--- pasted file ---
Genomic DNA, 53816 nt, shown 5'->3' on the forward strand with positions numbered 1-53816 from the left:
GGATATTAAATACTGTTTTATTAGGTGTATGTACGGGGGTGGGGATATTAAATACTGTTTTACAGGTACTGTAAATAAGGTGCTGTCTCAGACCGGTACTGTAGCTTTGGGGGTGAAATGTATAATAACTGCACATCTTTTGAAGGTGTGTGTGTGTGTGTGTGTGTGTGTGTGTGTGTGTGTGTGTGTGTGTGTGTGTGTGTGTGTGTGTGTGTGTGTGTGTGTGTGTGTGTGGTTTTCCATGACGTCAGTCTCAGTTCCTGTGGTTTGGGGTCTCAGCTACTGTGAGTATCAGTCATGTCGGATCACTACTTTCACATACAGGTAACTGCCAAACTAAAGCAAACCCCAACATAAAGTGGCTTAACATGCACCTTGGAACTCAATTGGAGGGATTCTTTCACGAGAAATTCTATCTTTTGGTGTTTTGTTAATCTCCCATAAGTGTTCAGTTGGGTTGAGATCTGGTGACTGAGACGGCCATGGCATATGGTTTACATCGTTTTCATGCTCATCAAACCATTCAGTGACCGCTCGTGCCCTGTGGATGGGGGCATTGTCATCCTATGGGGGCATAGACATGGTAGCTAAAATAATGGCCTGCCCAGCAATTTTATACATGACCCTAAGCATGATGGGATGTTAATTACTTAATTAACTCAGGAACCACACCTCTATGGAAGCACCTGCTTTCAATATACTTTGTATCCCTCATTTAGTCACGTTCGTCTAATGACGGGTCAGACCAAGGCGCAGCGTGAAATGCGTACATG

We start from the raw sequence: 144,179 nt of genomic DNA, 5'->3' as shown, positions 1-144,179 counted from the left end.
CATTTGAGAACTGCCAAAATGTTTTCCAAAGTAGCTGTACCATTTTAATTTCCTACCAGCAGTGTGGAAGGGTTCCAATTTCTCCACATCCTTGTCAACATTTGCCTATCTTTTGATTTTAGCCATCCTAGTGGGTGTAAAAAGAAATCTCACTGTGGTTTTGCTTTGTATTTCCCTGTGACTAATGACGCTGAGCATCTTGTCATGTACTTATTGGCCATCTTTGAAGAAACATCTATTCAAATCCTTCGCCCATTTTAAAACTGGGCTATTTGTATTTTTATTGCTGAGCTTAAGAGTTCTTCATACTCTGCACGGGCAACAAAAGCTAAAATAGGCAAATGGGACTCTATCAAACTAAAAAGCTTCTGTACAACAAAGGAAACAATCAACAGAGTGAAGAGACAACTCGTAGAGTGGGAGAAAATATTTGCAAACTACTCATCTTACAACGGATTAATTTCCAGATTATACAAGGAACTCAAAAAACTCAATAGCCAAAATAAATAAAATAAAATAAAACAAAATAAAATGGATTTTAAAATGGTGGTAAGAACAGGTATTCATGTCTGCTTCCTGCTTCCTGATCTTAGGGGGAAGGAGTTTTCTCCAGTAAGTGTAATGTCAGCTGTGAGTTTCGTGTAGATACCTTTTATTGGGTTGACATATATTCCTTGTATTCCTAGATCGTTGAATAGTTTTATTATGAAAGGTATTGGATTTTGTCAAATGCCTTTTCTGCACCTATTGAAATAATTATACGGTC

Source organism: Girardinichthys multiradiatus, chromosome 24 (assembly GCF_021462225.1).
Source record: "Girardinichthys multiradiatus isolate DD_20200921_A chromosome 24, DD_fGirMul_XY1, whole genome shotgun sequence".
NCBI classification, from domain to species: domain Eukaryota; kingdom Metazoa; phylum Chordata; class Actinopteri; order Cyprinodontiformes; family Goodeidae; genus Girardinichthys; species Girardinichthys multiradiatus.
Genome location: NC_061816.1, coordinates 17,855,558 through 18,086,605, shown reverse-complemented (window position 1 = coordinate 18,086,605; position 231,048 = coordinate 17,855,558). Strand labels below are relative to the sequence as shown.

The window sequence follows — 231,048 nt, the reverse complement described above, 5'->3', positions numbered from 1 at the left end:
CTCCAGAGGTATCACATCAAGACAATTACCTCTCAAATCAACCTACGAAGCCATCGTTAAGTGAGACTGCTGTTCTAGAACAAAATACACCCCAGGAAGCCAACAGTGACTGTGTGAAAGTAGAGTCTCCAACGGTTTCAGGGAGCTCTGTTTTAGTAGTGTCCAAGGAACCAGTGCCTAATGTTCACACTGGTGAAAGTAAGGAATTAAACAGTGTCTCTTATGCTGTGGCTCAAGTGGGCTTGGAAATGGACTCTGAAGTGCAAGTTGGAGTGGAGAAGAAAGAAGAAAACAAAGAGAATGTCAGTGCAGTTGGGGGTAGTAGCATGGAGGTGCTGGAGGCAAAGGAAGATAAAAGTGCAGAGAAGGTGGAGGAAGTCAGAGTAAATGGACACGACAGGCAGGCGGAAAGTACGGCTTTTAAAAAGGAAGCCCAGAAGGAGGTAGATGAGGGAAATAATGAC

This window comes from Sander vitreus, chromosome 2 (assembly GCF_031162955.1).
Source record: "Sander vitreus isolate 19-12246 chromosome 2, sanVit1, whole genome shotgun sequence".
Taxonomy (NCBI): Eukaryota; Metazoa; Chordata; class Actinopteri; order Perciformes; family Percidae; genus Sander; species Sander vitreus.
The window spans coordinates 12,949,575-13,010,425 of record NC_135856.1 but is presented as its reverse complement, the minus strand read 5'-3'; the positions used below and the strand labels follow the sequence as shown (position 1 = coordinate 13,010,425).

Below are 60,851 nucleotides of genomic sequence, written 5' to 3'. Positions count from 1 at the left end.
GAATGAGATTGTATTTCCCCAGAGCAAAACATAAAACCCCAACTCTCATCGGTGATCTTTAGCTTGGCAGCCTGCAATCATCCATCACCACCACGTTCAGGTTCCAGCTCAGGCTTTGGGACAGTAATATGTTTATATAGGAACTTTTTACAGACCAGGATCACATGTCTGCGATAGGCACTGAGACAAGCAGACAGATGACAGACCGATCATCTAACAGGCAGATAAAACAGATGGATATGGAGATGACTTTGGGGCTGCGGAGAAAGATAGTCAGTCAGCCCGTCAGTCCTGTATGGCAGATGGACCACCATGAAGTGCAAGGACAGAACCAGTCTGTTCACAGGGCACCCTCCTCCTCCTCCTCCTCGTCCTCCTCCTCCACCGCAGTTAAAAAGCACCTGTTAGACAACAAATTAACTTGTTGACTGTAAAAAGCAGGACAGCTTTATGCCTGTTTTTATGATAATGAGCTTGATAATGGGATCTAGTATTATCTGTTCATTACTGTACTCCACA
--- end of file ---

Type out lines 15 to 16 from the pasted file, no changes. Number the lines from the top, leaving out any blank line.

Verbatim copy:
Below are 60,851 nucleotides of genomic sequence, written 5' to 3'. Positions count from 1 at the left end.
GAATGAGATTGTATTTCCCCAGAGCAAAACATAAAACCCCAACTCTCATCGGTGATCTTTAGCTTGGCAGCCTGCAATCATCCATCACCACCACGTTCAGGTTCCAGCTCAGGCTTTGGGACAGTAATATGTTTATATAGGAACTTTTTACAGACCAGGATCACATGTCTGCGATAGGCACTGAGACAAGCAGACAGATGACAGACCGATCATCTAACAGGCAGATAAAACAGATGGATATGGAGATGACTTTGGGGCTGCGGAGAAAGATAGTCAGTCAGCCCGTCAGTCCTGTATGGCAGATGGACCACCATGAAGTGCAAGGACAGAACCAGTCTGTTCACAGGGCACCCTCCTCCTCCTCCTCCTCGTCCTCCTCCTCCACCGCAGTTAAAAAGCACCTGTTAGACAACAAATTAACTTGTTGACTGTAAAAAGCAGGACAGCTTTATGCCTGTTTTTATGATAATGAGCTTGATAATGGGATCTAGTATTATCTGTTCATTACTGTACTCCACA